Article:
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Japanese Authorities Admit Fukushima Has Been Leaking Radiation Into Water For Two Years, And Cannot Be Stopped

fukushimaVia the New York Times, a reminder to always take officials with a grain of salt when they issue statements denying that the oceans and air are being poisoned:

The stricken nuclear power plant at Fukushima has probably been leaking contaminated water into the ocean for two years, ever since an earthquake and tsunami badly damaged the plant, Japan’s chief nuclear regulator said on Wednesday.

In unusually candid comments, Shunichi Tanaka, the head of the Nuclear Regulation Authority, also said that neither his staff nor the plant’s operator knew exactly where the leaks were coming from, or how to stop them.

The operator, Tokyo Electric Power, has reported spikes in the amounts of radioactive cesium, tritium and strontium detected in groundwater at the plant, adding urgency to the task of sealing any leaks. Radioactive cesium and strontium, especially, are known to raise risks of cancer in humans.

Until recently, Tokyo Electric, known as Tepco, flatly denied that any of that water was leaking into the ocean, even though various independent studies of radiation levels in the nearby ocean have suggested otherwise.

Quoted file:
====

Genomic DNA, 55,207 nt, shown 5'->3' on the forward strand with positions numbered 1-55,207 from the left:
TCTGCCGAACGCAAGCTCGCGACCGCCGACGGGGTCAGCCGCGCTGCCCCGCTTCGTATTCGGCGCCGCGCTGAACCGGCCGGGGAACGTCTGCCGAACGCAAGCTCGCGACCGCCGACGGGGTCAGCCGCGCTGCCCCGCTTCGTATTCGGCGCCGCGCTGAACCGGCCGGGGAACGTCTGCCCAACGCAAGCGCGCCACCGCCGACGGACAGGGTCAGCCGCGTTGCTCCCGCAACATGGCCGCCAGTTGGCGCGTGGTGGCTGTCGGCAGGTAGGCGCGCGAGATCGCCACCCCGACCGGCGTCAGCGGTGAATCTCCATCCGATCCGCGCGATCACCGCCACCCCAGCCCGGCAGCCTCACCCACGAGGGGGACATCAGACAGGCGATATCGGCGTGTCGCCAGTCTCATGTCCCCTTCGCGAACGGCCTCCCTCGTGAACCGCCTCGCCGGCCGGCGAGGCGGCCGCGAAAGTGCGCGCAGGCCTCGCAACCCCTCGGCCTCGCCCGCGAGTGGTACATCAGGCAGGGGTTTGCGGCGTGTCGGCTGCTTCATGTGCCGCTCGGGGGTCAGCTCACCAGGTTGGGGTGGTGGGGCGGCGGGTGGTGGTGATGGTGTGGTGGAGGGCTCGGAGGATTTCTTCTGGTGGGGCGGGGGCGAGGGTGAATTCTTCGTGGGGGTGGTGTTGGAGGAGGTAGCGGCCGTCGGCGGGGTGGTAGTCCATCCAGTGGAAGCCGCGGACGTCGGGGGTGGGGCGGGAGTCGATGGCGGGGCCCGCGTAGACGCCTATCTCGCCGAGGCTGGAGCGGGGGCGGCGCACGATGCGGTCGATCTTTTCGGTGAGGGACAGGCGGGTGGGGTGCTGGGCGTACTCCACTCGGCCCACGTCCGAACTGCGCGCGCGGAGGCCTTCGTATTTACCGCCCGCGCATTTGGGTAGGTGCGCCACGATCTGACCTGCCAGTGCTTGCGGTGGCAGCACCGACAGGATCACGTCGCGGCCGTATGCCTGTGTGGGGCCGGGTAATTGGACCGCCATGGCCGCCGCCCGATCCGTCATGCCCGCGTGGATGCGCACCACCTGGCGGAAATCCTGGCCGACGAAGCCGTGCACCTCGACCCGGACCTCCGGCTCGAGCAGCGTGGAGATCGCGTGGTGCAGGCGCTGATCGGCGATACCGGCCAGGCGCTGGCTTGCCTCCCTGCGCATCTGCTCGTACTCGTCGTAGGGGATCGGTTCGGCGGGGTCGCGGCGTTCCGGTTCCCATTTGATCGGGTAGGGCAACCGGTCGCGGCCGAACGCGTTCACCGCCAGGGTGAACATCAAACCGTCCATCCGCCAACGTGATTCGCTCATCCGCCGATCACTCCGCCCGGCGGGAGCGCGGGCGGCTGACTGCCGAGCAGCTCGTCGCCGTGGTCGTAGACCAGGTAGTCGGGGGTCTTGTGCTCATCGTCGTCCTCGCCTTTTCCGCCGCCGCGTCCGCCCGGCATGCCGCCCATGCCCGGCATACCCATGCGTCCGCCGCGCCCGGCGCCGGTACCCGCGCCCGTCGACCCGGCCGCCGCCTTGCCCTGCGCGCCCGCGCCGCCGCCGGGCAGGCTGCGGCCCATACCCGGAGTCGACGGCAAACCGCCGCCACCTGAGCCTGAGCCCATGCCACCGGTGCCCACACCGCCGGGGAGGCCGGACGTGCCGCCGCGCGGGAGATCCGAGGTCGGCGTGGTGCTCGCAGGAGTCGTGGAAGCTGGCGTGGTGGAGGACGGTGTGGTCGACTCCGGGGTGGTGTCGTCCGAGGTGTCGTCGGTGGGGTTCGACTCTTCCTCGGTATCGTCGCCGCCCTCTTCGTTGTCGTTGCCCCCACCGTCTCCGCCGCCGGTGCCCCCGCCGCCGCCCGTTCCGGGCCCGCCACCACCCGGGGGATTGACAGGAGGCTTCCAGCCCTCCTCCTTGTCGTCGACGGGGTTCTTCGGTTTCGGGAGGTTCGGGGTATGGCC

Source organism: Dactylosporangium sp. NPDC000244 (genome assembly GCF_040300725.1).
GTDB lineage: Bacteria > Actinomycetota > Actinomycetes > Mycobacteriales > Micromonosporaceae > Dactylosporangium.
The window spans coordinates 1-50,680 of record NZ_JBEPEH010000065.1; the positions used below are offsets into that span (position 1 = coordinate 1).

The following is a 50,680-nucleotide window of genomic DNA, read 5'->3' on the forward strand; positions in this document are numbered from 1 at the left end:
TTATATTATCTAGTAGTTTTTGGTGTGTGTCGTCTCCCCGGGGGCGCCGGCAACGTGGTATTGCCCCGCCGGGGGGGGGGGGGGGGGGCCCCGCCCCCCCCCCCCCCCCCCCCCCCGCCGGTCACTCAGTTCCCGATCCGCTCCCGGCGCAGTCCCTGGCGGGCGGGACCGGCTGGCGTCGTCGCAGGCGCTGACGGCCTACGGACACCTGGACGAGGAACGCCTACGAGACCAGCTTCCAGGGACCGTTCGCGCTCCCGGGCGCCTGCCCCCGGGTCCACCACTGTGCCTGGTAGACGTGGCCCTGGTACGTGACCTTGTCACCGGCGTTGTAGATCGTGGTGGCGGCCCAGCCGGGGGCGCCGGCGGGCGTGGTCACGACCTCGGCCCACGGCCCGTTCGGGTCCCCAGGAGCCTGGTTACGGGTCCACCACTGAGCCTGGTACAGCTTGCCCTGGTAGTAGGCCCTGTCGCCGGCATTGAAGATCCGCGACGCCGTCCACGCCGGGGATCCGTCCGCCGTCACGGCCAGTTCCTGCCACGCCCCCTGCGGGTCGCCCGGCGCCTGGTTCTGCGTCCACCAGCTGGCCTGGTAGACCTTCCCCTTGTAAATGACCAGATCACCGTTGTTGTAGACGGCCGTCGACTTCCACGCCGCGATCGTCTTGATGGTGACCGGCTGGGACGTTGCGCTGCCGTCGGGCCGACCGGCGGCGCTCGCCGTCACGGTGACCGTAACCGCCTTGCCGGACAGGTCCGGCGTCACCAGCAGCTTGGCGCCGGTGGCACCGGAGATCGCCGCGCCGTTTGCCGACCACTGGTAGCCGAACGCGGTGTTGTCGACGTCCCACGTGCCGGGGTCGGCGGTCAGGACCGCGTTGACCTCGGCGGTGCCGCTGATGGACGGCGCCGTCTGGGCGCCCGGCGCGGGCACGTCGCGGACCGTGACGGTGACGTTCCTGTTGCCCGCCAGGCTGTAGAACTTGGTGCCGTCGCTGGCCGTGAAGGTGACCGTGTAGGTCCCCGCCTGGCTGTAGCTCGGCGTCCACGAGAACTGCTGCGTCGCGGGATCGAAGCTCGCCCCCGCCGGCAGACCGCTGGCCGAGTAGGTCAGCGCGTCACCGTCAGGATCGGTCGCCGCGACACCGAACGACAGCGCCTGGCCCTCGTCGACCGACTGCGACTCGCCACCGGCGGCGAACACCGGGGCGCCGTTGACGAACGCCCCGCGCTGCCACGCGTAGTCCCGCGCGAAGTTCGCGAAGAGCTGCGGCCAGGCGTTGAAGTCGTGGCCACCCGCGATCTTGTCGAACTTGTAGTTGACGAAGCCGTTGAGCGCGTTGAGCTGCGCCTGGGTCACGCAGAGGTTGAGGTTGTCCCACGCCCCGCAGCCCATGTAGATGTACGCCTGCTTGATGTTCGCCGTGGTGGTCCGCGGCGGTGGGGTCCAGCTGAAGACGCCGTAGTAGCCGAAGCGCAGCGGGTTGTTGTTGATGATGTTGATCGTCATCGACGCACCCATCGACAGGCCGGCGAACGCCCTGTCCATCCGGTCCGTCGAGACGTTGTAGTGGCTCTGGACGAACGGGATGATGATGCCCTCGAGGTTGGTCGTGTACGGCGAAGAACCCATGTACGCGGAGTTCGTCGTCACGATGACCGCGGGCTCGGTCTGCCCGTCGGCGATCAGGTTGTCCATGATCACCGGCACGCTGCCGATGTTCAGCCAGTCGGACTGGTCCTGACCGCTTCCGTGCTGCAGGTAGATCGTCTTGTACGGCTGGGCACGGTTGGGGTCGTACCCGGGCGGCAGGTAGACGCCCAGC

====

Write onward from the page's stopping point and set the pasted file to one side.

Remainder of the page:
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China To Introduce Death Penalty For Egregious Polluters

pollutersHarsh but fair? Via Scientific American:

Chinese authorities have given courts the powers to hand down the death penalty in serious pollution cases, state media said, as the government tries to assuage growing public anger at environmental desecration.

A new judicial interpretation which took effect on Wednesday would impose “harsher punishments” and tighten “lax and superficial” enforcement of the country’s environmental protection laws, the official Xinhua news agency reported: “In the most serious cases the death penalty could be handed down.”

Protests over pollution have unnerved the stability-obsessed ruling Communist Party. Thousands of people took to the streets in the southwestern city of Kunming last month to protest against the planned production of a chemical at a refinery.

Severe air pollution in Beijing and large parts of northern China this winter have added to the sense of unease among the population.

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Traces Of Prozac In Water Make Fish “Antisocial, Aggressive And Even Homicidal”

prozac

Good thing there aren’t traces of Prozac in the water we drin– oh, wait. ABC News reports:

Fish swimming in water with a trace of the anti-depressant Prozac became edgy, aggressive and some even killed their mates.

The fish were subjected to traces of the drug by a research group at the University of Wisconsin-Milwaukee that examined how environmental exposure to the medication altered the behavior of fathead minnows. Lead researcher Rebecca Klapper says that this experimental setup could actually be a reflection of the fishes’ reality.

The human body does not absorb medications 100 percent, so a trace amount is excreted in urine. Water treatment centers are unable to completely filter out all of those contaminant and can trickle down and affect the wildlife.

Klapper sees the minnows as a way to gauge the long-term effects of Prozac in humans. “It’s not just an environmental question but a human question as well,” she tells ABC News.